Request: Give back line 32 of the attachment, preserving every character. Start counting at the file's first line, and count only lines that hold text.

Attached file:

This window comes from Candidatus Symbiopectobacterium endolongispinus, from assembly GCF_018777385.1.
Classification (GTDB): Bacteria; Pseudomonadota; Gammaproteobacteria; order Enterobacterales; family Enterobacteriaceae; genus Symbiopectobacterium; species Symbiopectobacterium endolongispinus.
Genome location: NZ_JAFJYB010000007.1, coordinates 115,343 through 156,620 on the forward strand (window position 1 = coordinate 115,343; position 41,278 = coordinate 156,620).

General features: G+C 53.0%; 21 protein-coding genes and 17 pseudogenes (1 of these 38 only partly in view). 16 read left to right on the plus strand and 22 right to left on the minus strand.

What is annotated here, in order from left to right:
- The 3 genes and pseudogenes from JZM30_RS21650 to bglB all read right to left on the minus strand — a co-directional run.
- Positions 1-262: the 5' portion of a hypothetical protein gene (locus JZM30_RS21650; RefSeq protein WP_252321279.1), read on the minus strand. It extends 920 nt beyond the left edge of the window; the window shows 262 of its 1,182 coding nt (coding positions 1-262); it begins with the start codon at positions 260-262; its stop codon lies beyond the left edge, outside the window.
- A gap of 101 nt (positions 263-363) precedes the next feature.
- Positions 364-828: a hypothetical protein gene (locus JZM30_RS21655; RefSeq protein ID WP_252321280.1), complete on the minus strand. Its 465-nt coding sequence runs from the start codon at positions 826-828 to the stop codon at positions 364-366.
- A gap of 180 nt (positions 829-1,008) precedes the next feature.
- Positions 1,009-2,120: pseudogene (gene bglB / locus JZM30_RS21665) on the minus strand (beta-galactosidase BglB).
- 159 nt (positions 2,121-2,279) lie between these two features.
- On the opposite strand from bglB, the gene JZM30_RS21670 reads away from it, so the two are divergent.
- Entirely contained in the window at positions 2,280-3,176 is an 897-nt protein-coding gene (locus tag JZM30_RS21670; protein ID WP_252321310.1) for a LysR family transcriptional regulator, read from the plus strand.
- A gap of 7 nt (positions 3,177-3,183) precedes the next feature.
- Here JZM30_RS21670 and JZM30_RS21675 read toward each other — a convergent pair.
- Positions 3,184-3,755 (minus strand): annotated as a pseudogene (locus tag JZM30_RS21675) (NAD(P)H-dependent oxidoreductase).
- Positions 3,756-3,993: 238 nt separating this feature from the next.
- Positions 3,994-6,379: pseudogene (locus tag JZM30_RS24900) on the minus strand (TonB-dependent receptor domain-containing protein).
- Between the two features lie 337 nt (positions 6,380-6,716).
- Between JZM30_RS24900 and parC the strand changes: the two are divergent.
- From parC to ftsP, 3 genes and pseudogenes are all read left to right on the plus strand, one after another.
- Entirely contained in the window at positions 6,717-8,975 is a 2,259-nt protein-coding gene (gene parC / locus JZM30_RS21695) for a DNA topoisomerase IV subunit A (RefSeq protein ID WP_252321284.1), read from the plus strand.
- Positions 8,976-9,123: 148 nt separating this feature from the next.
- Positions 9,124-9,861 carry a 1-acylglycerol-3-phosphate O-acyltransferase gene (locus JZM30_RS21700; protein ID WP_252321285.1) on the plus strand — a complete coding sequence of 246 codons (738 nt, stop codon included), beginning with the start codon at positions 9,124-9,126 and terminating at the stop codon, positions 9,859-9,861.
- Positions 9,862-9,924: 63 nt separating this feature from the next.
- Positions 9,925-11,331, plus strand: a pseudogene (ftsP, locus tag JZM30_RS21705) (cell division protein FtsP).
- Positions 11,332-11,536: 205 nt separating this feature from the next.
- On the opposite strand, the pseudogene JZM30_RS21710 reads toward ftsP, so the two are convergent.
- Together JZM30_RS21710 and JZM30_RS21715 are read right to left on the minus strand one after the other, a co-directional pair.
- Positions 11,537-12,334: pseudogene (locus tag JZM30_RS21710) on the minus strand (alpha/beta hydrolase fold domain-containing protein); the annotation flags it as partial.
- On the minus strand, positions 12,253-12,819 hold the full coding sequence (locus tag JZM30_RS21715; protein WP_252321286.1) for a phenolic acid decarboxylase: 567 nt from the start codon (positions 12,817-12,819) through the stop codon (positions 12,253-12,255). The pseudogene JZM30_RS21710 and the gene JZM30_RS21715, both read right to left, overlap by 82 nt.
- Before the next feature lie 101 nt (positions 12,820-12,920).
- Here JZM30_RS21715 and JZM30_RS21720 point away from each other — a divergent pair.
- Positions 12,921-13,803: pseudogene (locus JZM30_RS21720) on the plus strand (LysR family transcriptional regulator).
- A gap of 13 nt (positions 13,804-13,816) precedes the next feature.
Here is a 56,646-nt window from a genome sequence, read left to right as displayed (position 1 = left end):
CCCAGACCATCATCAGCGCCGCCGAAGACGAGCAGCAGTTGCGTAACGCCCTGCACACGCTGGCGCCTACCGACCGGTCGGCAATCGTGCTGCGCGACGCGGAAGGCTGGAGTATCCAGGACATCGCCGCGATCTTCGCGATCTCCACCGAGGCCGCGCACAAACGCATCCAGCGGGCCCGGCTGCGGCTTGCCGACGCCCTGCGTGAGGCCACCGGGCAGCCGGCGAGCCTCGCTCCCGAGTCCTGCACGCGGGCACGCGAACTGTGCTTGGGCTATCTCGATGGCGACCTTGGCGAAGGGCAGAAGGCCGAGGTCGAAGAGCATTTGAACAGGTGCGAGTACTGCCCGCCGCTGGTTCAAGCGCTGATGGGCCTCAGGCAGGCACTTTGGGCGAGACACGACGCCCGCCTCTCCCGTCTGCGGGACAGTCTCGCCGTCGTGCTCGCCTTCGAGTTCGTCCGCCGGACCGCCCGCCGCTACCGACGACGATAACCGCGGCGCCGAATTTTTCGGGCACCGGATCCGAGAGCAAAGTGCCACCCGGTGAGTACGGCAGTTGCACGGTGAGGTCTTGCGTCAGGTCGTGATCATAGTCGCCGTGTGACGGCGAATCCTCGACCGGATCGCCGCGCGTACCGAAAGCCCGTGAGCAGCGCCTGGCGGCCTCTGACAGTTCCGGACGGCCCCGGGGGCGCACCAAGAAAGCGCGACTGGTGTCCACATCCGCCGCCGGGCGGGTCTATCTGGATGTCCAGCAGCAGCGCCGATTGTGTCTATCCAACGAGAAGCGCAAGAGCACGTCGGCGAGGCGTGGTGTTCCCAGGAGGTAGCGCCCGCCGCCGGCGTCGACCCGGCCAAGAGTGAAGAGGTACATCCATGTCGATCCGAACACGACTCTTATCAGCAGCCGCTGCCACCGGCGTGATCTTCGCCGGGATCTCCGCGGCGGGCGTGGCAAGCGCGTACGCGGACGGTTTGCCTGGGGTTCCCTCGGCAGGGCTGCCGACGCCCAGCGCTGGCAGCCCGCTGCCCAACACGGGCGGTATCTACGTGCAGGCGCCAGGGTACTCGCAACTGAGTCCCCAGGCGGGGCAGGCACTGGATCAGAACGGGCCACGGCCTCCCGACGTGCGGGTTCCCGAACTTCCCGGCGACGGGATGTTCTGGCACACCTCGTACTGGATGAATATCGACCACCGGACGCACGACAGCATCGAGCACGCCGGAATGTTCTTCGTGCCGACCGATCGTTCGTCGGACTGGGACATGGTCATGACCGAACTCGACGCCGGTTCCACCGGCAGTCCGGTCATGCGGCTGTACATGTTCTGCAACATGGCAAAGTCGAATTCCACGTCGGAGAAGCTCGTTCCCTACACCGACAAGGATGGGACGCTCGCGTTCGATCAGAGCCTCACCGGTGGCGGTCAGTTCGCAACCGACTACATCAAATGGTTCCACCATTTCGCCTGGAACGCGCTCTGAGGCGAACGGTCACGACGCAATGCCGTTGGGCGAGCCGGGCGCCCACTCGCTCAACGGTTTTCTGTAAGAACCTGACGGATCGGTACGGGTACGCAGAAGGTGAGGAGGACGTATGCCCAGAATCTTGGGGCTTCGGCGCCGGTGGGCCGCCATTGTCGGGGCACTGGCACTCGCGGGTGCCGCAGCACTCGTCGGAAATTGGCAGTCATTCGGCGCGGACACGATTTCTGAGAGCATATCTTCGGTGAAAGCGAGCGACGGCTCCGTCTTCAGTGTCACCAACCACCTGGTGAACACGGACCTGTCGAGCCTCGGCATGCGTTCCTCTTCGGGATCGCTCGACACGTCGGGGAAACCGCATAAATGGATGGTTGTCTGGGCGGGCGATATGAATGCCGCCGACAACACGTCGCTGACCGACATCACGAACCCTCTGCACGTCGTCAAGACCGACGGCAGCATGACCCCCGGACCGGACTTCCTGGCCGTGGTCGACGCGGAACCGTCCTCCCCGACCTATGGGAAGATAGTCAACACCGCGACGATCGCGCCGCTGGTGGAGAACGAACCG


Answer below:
- On the minus strand, positions 12,253-12,819 hold the full coding sequence (locus tag JZM30_RS21715; protein WP_252321286.1) for a phenolic acid decarboxylase: 567 nt from the start codon (positions 12,817-12,819) through the stop codon (positions 12,253-12,255). The pseudogene JZM30_RS21710 and the gene JZM30_RS21715, both read right to left, overlap by 82 nt.